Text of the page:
Arnab Bandopadhyay's Yugaant and Bimbavati Devi's Devatmayee
- Tapati Chowdurie
October 20, 2014
Arnab Bandopadhyay has made quite a name with his creative choreographies. In his dance theatre productions he uses more than one dance form. Known as an Odissi dancer of Kelucharan style of dance, he used Bharatanatyam, Chhau and martial art forms in his latest production Yugaant.
In Yugaant, the content was from the great epic Mahabharata, the interpretation was contemporary and the technique used was dance theatre using more than one classical dance form. India is so rich in its classical and folk dance forms that an innovative mind can work wonders with them. The anxiety of the epic Kurukshetra war was translated into the anxiety felt by modern man. The Shastras very clearly state that human emotions remain the same from the beginning of time. Therefore, the feelings evoked at the great war of Mahabharata would be the same today when faced with a similar situation evoking anxiety and fear. In the first scene of the story Krishna and Gandhari were in the scene of battle filled with the dead bodies of the victorious and the vanquished. When the stage lights were on and they were inspecting the bodies, the bodies transformed into furious human installations reflecting contemporary anxiety. Both the epic characters bear resemblances to contemporary characters. The powerful choreography compared the battle field to another anxious battle field of our times in the furious and agitated activities of a busy corporate office, with the employees thumping away on computer keys and speaking over cell phones in a mad rush to complete a lot in too short a time to meet up targets. A successful parallel had been drawn. People vying with each constantly making and changing strategies to outdo the opponent.
Strategies were made by Dronacharya, who was on the side of the Kauravas to entrap Yudhistira, with his clever Chakravyuha formation - a war formation - the entry and exit of which was only known to Arjuna as narrated to Subhadra when they were together. The anxiety felt by Subhadra was transferred to the baby in her womb, who learns to enter the Chakravyuha. The next scene was the strategy laid by the wily Shakuni who invited the Pandavas in a game of dice, where what seemed fair was foul. It was a political strategy and motivated to overthrow the Pandavas. To digress from the content, the scene was unusual in its depiction, because group dancers were used to show the game in process, the abhinaya of the Kauravas and the Pandavas were telling. Having lost in the game the Pandavas were required to spend their years of exile and round it off with a year in hiding. It is a question of strategies all through. Arjuna disguised as Brihannala was training Uttara, when her brother Uttar announced the attack of his Matsya kingdom by some unknown forces. Pandavas were in the fag end of their disguise. Arjuna gave his true identity and was willing to be the charioteer to overthrow the invading army, which happened to be those of the Kauravas, who all along had suspected the existence of the Pandavas in the Virat kingdom and had come searching for them under the pretext of stealing cattle. Here the Kauravas were defeated in their strategy.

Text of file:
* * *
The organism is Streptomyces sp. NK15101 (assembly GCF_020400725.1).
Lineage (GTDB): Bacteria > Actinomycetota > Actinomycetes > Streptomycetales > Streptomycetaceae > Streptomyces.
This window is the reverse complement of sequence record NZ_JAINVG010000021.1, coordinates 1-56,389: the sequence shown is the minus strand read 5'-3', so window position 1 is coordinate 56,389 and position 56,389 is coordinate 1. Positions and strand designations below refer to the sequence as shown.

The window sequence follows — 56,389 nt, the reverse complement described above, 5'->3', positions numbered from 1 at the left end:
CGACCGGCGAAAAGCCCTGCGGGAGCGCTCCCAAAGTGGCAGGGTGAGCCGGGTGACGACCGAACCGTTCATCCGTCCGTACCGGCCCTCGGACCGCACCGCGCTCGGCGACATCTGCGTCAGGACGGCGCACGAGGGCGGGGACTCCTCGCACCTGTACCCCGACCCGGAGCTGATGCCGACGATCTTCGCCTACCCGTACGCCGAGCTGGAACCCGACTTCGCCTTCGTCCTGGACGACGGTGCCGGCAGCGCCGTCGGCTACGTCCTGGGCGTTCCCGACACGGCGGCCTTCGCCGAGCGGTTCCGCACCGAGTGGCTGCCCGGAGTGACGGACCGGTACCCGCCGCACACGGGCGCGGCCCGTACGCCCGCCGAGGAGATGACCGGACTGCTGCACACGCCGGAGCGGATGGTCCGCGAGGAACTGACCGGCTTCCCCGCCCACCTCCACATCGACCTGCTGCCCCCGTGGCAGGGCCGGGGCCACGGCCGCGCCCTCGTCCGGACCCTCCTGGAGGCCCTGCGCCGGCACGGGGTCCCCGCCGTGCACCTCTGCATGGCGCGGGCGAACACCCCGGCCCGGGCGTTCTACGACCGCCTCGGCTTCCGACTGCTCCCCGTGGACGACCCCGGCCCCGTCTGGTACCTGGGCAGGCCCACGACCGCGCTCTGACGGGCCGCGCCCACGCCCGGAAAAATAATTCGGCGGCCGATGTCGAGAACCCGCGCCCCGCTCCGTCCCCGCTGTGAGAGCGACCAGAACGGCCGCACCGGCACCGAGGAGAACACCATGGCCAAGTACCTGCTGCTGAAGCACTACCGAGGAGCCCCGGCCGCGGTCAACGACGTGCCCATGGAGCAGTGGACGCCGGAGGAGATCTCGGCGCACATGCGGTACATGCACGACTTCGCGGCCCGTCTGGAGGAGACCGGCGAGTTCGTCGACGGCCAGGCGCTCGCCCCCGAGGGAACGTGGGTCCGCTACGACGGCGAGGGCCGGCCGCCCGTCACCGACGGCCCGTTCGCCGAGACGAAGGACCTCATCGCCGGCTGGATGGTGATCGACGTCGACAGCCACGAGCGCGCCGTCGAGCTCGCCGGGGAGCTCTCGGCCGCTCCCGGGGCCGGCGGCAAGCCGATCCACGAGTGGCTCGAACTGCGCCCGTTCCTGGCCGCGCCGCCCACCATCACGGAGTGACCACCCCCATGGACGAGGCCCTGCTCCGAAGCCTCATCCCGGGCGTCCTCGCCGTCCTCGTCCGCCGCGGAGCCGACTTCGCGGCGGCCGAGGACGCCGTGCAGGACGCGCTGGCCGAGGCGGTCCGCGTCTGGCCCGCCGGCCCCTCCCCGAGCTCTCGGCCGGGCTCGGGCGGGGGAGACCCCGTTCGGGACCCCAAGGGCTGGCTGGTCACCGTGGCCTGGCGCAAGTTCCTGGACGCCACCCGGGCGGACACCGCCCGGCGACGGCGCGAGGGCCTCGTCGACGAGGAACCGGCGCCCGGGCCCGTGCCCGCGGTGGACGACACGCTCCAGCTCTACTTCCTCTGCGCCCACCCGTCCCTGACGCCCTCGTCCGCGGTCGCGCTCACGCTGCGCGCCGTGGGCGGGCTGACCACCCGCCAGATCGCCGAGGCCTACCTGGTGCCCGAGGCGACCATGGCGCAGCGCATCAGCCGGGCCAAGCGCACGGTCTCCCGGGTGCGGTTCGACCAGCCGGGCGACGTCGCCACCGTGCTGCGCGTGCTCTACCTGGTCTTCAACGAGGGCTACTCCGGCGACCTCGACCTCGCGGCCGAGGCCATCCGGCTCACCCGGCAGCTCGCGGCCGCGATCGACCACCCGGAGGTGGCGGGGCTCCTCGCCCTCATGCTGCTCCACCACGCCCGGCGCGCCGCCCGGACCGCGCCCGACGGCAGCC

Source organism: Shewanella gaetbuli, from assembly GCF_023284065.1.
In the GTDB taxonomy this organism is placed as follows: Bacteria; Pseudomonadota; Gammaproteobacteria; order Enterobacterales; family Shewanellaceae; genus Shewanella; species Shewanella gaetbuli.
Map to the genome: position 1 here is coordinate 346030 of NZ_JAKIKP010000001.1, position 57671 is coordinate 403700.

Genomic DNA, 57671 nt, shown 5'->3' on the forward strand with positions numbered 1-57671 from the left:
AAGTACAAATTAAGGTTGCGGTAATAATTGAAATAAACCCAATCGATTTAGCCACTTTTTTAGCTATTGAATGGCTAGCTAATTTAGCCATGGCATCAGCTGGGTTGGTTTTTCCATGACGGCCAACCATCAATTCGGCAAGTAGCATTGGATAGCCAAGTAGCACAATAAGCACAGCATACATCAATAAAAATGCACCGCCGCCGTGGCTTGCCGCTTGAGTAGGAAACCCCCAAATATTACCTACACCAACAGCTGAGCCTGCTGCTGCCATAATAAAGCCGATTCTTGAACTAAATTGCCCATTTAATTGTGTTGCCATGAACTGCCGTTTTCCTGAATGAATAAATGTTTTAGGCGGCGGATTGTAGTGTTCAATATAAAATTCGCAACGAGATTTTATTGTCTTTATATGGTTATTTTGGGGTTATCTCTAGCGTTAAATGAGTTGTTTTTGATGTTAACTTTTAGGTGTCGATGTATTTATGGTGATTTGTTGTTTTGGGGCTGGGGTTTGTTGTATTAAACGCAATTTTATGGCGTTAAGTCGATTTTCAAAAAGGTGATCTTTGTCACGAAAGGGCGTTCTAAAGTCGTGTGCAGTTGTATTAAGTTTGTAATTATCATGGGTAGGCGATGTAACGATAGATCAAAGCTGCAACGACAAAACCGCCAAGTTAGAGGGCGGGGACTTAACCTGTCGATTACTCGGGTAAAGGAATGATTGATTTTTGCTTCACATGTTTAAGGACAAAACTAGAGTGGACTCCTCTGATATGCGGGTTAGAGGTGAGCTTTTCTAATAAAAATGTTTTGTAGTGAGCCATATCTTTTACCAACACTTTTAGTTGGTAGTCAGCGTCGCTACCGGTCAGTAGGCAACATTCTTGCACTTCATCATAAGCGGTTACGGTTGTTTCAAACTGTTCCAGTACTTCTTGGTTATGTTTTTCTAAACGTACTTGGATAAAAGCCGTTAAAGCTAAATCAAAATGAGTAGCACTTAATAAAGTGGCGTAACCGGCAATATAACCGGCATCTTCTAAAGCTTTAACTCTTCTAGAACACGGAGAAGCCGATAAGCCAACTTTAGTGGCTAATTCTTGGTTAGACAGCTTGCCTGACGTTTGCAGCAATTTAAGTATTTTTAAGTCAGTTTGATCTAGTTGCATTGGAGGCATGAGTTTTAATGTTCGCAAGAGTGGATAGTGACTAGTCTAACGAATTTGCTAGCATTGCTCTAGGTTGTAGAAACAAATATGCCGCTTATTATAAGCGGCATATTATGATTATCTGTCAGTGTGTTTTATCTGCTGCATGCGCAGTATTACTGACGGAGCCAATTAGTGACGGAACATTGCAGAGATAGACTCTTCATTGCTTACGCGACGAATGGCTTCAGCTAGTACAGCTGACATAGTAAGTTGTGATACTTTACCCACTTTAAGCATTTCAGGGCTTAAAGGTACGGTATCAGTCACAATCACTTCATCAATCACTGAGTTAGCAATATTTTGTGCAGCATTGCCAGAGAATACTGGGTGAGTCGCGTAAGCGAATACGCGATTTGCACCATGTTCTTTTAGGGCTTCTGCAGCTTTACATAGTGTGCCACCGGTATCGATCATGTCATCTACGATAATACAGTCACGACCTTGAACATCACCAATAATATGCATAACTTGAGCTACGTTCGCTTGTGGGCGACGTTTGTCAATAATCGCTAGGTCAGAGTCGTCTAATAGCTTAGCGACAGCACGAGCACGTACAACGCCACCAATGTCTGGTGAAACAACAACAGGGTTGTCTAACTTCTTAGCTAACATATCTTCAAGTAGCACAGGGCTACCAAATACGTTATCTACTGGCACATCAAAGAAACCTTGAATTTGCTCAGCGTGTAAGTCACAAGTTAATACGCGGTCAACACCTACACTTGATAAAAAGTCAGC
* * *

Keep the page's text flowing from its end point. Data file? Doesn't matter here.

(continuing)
Abhimanyu was introduced to the audience in the company of his newly married wife Uttara, after which he was found in the battle grounds of Kurukshetra, where on the thirteenth day of the battle of Mahabharata he entered the powerful Padmavyuhan - the seven-tier defensive spiral formation - battle formation of the Kaurava army. The entry and exit of this secret technique was known only to Arjuna, Pradyumna and Krishna on the Pandava side. The strategy here was to draw Arjuna in battle on another side of the field, giving him no clue of the impending danger soon to befall. Abhimanyu entered the Chakravyuha but the Pandava army was no match for him. They could not keep pace with Abhimanyu. The Kauravas could not face him on a one to one basis. He could not be vanquished other than by foul means, which the Kauravas resorted to, killing him mercilessly. The audience held their breath. Indian martial art forms were used to show this gruesome battle. The props used were original and creative. Mourning wives and mothers were shown. Very imaginatively the choreographer used muppets resembling political leaders, corporate czars instilling fake empathy amongst the crowd to reinstate their hold on society and the helplessness of the common man, their pawns and puppets in their strategic games. Subhadra who was in the battle field with brother Krishna thought about the plight of human beings. Soon after followed the enactment of a political murder of a corporate executive which faded into agony and anguish, closely connected with genocide and mass pogrom (violent riots) of our world of which the human kind are the inheritors. The pattern was identical if not similar with the world of our epic.